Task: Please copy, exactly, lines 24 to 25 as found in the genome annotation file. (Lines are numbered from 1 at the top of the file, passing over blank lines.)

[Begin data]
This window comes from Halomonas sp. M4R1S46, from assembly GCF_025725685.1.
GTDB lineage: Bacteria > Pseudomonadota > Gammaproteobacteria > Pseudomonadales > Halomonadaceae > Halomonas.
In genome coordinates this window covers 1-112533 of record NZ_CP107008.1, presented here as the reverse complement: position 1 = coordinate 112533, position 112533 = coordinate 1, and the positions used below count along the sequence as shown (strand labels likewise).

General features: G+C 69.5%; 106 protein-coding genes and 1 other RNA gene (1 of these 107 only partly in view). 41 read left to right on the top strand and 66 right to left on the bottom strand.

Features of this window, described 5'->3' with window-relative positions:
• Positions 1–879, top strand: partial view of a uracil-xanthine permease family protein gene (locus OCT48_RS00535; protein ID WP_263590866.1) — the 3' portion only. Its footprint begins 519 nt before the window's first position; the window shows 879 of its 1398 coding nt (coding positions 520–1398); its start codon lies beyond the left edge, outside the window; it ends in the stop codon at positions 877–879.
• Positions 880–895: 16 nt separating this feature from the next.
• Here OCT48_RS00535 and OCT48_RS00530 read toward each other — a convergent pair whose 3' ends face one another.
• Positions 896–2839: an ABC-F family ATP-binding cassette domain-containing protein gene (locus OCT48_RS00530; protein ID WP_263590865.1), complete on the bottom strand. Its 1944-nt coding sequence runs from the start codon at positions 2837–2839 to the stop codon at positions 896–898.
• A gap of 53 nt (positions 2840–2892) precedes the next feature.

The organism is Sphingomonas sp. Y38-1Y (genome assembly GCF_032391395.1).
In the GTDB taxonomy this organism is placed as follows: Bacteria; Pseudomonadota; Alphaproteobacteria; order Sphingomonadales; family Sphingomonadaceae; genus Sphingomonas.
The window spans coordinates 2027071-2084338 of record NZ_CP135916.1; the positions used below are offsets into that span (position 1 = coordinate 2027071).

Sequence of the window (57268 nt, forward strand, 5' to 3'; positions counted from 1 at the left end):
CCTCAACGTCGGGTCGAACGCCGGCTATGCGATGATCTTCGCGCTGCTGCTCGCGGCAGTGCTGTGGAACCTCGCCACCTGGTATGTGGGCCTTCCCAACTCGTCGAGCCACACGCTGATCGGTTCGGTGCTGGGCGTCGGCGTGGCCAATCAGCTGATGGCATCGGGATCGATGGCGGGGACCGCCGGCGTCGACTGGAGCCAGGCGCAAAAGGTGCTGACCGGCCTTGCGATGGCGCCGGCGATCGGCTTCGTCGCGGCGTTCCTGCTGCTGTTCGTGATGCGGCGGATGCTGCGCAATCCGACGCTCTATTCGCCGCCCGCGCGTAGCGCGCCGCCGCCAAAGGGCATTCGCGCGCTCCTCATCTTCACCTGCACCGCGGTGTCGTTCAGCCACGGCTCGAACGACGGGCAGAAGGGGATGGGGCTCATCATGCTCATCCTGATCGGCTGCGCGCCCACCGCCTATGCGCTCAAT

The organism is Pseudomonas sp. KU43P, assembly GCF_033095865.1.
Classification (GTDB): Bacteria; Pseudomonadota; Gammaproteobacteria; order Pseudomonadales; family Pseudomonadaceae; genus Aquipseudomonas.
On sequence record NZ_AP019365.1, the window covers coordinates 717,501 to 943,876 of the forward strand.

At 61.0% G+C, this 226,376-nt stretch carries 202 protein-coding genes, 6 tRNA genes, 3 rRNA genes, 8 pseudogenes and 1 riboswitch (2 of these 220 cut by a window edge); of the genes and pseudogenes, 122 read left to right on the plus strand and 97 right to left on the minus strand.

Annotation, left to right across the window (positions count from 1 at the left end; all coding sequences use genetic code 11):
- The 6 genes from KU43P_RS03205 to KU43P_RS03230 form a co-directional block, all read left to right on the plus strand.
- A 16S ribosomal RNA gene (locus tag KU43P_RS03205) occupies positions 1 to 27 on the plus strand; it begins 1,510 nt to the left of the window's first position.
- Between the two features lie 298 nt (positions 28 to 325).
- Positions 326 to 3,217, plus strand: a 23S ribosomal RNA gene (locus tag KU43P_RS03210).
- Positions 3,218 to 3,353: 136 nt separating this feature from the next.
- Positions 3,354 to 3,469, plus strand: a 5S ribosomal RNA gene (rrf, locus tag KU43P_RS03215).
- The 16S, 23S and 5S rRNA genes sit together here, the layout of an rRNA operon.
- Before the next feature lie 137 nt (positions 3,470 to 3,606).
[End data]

- Positions 326 to 3,217, plus strand: a 23S ribosomal RNA gene (locus tag KU43P_RS03210).
- Positions 3,218 to 3,353: 136 nt separating this feature from the next.